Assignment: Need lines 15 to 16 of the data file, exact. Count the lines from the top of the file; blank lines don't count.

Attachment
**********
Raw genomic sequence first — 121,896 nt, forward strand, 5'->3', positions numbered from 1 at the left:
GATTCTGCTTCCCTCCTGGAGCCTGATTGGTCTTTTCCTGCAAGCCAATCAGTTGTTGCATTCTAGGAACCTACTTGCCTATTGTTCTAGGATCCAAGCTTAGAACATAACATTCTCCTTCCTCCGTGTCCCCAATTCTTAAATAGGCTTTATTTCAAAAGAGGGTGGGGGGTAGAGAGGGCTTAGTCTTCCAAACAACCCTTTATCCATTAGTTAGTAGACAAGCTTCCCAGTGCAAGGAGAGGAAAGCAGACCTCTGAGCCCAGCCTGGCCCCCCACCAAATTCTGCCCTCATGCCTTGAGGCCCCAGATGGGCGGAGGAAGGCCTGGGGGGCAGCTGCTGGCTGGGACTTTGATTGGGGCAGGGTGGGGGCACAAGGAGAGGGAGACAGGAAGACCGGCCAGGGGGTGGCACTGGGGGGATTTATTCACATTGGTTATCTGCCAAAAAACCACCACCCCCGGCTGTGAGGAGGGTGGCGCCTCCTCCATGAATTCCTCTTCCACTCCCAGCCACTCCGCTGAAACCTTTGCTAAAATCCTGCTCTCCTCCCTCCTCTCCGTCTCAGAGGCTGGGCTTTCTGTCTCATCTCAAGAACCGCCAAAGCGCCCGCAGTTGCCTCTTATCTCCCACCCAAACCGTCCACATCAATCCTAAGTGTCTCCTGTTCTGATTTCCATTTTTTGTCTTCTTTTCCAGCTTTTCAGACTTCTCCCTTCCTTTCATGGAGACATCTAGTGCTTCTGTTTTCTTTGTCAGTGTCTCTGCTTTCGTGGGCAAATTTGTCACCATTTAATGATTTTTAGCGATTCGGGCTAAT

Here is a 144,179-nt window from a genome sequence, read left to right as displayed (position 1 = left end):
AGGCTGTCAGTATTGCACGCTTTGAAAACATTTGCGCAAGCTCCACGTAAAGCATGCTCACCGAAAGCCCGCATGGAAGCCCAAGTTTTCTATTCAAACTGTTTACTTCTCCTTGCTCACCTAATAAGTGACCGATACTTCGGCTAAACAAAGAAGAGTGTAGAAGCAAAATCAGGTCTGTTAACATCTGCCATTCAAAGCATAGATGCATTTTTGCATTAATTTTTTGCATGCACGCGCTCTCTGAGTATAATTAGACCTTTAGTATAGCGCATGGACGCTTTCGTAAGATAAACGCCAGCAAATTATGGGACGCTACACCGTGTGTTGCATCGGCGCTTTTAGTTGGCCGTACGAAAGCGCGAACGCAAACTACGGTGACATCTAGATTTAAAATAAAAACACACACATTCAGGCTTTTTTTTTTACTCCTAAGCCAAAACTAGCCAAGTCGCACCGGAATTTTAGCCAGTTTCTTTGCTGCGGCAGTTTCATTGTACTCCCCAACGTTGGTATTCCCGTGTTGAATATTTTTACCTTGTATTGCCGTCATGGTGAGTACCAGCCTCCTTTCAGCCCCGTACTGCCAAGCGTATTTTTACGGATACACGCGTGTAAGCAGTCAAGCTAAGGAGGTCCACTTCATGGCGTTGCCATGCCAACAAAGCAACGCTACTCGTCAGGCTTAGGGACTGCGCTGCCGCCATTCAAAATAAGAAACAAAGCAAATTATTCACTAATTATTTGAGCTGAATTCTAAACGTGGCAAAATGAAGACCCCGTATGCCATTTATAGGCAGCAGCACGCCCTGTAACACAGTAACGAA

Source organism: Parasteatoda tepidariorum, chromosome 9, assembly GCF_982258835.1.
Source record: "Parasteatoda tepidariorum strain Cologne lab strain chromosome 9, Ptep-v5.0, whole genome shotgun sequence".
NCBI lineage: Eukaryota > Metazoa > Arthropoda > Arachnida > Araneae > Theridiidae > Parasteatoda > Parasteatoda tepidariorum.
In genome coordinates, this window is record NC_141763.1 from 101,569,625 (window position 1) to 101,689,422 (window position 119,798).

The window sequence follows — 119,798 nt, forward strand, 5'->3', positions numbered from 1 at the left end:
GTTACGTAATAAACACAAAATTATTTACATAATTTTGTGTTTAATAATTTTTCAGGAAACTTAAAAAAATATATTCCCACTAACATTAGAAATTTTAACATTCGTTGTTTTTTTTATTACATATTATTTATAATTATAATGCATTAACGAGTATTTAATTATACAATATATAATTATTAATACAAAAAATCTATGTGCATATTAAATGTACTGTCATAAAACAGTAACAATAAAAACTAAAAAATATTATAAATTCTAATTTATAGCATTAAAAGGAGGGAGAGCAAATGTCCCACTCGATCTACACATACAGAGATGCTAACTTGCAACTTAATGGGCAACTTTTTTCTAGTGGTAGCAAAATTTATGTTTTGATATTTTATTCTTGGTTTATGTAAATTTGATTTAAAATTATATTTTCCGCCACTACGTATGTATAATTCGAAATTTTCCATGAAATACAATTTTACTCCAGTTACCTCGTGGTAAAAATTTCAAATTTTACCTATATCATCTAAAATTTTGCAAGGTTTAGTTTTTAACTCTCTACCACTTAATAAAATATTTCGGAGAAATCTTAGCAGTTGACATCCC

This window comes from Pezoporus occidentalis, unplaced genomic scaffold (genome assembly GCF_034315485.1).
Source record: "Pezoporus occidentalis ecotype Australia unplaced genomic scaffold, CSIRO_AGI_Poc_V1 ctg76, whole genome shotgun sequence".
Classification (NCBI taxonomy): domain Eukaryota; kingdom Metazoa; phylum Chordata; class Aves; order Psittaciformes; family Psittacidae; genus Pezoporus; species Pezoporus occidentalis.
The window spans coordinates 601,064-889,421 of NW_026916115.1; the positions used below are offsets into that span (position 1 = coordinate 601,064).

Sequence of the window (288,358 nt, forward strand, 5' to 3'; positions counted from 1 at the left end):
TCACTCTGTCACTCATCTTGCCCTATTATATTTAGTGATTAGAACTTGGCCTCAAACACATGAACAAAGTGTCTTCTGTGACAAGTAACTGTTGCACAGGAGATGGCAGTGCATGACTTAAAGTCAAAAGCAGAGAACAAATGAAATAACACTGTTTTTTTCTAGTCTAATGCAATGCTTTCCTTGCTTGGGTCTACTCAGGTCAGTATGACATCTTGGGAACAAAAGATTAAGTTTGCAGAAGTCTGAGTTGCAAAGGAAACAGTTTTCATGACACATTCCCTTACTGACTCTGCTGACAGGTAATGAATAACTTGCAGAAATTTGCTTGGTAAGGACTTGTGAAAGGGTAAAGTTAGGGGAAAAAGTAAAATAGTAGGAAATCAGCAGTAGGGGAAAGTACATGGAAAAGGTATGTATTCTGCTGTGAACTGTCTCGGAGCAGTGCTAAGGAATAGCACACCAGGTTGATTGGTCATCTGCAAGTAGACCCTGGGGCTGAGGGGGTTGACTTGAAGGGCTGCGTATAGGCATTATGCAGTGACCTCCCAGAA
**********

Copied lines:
Sequence of the window (288,358 nt, forward strand, 5' to 3'; positions counted from 1 at the left end):
TCACTCTGTCACTCATCTTGCCCTATTATATTTAGTGATTAGAACTTGGCCTCAAACACATGAACAAAGTGTCTTCTGTGACAAGTAACTGTTGCACAGGAGATGGCAGTGCATGACTTAAAGTCAAAAGCAGAGAACAAATGAAATAACACTGTTTTTTTCTAGTCTAATGCAATGCTTTCCTTGCTTGGGTCTACTCAGGTCAGTATGACATCTTGGGAACAAAAGATTAAGTTTGCAGAAGTCTGAGTTGCAAAGGAAACAGTTTTCATGACACATTCCCTTACTGACTCTGCTGACAGGTAATGAATAACTTGCAGAAATTTGCTTGGTAAGGACTTGTGAAAGGGTAAAGTTAGGGGAAAAAGTAAAATAGTAGGAAATCAGCAGTAGGGGAAAGTACATGGAAAAGGTATGTATTCTGCTGTGAACTGTCTCGGAGCAGTGCTAAGGAATAGCACACCAGGTTGATTGGTCATCTGCAAGTAGACCCTGGGGCTGAGGGGGTTGACTTGAAGGGCTGCGTATAGGCATTATGCAGTGACCTCCCAGAA